Building the First Remote Underwater City

Photo courtesy of Flickr user One Thousand Words

“Building the First (Remote) Underwater City”: An interview with John Delaney, Professor of Oceanography and Jerome M. Paros Endowed Chair in Sensor Networks, and Director, Regional Scale Nodes Program, University of Washington; on the construction of the world’s first undersea broadband and power-supplied permanent remote sensing network; hosted by Michael Pfeffer, Managing Partner, Kolohala Ventures

John Delaney on Oceans: “It is the flywheel of climatic stability. It is the captain of the spaceship Earth.”

Oceanic rhythms are directly tied to plant (food) growth on earth, yet we don’t understand the oceans very well.

Technology is on the verge of providing us with a new ability to see the oceans. Complicated predictive models are essential to understanding the oceans.

The National Science Foundation’s Ocean Initiatives project will provide $700 million in the next years for an underwater city.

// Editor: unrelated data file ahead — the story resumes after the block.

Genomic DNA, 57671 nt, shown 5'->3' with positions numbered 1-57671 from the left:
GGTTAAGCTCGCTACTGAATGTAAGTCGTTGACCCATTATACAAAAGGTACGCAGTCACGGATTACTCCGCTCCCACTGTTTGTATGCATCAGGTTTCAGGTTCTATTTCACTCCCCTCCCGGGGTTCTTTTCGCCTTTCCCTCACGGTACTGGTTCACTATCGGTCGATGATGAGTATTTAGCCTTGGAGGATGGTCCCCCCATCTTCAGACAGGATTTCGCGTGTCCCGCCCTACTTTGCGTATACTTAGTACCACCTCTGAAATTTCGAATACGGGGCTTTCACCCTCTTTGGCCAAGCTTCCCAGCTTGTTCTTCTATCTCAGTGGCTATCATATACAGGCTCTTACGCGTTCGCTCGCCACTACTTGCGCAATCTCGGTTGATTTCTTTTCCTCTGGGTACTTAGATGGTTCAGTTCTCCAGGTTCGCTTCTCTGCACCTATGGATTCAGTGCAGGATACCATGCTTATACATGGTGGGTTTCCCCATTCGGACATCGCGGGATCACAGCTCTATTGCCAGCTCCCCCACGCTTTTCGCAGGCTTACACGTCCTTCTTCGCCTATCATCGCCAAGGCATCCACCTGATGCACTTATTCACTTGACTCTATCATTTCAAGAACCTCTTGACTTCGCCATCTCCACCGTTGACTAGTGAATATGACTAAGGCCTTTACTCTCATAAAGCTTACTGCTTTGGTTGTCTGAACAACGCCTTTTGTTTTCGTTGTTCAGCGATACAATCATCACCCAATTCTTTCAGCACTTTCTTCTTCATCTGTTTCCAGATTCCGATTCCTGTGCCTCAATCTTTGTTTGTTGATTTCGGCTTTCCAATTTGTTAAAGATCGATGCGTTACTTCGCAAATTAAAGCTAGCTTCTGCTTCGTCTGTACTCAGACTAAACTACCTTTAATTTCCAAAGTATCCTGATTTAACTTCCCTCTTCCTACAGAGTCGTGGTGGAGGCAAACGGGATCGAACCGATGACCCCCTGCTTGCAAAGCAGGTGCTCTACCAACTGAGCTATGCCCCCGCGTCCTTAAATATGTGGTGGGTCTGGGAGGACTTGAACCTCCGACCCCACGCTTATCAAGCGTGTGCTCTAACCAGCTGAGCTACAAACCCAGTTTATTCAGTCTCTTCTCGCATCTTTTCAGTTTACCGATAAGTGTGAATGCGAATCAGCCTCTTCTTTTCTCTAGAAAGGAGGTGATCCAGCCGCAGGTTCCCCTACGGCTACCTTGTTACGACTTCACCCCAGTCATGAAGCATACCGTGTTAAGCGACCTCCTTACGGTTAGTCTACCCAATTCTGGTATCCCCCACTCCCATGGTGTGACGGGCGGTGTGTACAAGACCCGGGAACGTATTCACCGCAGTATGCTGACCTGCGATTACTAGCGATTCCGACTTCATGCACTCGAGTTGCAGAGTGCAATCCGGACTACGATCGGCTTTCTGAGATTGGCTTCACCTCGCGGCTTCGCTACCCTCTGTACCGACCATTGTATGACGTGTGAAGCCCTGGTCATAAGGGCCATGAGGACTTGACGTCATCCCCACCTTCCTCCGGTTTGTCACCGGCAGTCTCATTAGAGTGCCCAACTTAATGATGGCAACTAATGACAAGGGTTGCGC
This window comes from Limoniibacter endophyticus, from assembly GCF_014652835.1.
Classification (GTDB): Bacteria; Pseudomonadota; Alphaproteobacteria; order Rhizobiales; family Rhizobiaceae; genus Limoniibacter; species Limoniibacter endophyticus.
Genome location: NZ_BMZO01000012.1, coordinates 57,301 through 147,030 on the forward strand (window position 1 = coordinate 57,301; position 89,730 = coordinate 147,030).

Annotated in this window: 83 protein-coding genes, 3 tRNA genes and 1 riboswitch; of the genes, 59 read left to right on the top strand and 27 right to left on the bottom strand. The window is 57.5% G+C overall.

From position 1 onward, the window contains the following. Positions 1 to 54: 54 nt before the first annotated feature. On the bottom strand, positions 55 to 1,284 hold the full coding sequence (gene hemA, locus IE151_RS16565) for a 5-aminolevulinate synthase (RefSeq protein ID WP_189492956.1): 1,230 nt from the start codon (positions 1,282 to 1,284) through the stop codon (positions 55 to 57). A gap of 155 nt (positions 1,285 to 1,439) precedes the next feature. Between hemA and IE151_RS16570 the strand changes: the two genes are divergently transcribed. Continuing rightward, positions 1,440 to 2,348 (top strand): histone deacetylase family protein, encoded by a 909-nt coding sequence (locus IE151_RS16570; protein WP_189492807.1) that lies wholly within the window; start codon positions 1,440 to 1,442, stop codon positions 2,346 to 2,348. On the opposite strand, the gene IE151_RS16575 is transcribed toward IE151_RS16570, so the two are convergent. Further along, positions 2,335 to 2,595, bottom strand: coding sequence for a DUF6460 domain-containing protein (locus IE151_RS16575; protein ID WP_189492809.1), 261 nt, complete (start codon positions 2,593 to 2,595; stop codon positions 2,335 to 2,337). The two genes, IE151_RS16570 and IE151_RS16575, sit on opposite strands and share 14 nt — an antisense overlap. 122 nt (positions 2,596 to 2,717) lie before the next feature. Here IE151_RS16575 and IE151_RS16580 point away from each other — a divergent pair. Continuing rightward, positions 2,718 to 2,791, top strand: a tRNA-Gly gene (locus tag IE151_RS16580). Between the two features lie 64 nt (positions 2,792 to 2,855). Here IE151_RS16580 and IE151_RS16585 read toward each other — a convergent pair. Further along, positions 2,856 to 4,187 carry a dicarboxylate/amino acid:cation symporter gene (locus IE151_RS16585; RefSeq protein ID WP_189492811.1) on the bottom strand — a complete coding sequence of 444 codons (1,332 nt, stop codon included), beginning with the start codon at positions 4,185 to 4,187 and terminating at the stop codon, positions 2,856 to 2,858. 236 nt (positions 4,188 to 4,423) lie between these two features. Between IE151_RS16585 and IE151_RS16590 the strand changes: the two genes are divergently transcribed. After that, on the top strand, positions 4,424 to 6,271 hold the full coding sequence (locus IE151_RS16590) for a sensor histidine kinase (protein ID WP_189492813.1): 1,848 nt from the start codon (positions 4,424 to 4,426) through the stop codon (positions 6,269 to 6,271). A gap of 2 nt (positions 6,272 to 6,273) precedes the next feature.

What will this look like?

Underwater mooring with elevator.

Seafloor colony (no people) of instruments connected to the internet, beaming measurements and info throught the internet in real time at 1.5 gigabit ps stream bandwidth.

Optical fiber, nanotechnology, telepresence, cloud computing, digital technology, ecogenomic sensors, and more will be brought together and allow us to dramatically accelerate our understanding of the ocean and connectivity with one another.

What are the implications for this system?

We will be able to witness events occurring on the seafloor in real time.

Autonomous underwater vehicles, parked in seafloor garages will be able to take samples of microbes in seafloor events like volcanos, transfer the sample to the surface, bring in an unmanned aircraft and transfer the sample to the lab.

Real time interaction with the ocean from anywhere on earth through telepresence.

We can develop games using system of real-time broadband. Science games for kids rather than grand theft auto.

The first is on the sea floor off the West coast. Over the next 20 years, there will be 20 or 30 of these kinds of systems on ocean floors across the world– all linked.